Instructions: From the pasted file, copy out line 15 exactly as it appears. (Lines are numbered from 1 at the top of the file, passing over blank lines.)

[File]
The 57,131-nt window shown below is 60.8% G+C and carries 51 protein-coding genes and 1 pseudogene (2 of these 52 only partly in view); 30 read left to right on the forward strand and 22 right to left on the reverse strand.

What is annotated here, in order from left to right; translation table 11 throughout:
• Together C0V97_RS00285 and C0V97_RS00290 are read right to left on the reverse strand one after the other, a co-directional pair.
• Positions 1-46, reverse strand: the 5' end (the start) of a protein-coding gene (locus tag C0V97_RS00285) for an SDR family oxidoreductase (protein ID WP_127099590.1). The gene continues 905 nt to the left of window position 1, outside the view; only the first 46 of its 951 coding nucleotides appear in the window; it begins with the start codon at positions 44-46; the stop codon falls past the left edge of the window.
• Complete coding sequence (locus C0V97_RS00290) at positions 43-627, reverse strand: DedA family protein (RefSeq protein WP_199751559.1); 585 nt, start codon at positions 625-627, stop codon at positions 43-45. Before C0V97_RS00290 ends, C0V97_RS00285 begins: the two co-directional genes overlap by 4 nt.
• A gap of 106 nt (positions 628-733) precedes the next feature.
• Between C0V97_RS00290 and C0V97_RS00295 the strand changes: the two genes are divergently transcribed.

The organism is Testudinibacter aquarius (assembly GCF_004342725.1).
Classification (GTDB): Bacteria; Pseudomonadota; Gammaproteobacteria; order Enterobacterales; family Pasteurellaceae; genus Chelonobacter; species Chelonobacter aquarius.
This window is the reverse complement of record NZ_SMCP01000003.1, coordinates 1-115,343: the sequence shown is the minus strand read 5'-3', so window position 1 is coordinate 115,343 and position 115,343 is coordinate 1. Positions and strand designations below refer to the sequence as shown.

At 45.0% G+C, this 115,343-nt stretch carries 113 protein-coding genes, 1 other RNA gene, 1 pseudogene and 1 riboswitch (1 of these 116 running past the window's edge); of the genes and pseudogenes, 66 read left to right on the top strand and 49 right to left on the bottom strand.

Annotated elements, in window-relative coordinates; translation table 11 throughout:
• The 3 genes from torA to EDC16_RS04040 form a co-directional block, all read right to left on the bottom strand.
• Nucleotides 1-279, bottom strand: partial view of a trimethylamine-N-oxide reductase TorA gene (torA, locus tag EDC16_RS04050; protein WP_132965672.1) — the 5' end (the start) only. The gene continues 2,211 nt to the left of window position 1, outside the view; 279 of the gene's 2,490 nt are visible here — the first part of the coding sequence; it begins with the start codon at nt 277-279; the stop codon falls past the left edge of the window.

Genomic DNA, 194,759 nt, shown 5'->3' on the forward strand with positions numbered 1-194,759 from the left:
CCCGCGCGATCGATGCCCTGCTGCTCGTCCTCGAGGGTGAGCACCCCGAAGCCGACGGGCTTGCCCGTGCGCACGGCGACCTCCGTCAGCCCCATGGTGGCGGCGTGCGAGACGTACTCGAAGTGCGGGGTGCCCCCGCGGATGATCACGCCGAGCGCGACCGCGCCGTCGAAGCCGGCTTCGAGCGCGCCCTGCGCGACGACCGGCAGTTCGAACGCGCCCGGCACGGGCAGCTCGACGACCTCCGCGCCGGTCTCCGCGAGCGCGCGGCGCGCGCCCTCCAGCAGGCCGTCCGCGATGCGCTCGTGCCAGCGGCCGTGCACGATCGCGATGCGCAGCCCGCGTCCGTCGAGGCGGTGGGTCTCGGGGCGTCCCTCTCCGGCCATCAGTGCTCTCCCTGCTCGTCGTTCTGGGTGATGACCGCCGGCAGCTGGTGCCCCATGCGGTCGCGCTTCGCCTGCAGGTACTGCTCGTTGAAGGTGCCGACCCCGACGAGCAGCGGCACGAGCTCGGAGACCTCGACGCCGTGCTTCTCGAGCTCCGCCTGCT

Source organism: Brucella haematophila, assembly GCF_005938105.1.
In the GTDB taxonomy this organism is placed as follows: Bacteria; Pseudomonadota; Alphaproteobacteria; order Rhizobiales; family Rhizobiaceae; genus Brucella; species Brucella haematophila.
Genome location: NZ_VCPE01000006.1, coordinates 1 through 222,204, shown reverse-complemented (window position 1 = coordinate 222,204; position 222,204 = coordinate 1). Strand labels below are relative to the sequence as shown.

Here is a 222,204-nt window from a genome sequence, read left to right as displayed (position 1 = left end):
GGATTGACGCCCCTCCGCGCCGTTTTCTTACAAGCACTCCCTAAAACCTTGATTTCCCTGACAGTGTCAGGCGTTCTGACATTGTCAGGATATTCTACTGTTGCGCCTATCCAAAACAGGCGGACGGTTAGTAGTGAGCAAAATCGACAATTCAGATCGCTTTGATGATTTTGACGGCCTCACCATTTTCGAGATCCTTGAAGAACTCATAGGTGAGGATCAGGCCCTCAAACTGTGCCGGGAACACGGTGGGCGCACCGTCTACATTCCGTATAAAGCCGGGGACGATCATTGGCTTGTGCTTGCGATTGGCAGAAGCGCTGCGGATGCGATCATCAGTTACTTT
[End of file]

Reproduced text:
Genomic DNA, 194,759 nt, shown 5'->3' on the forward strand with positions numbered 1-194,759 from the left: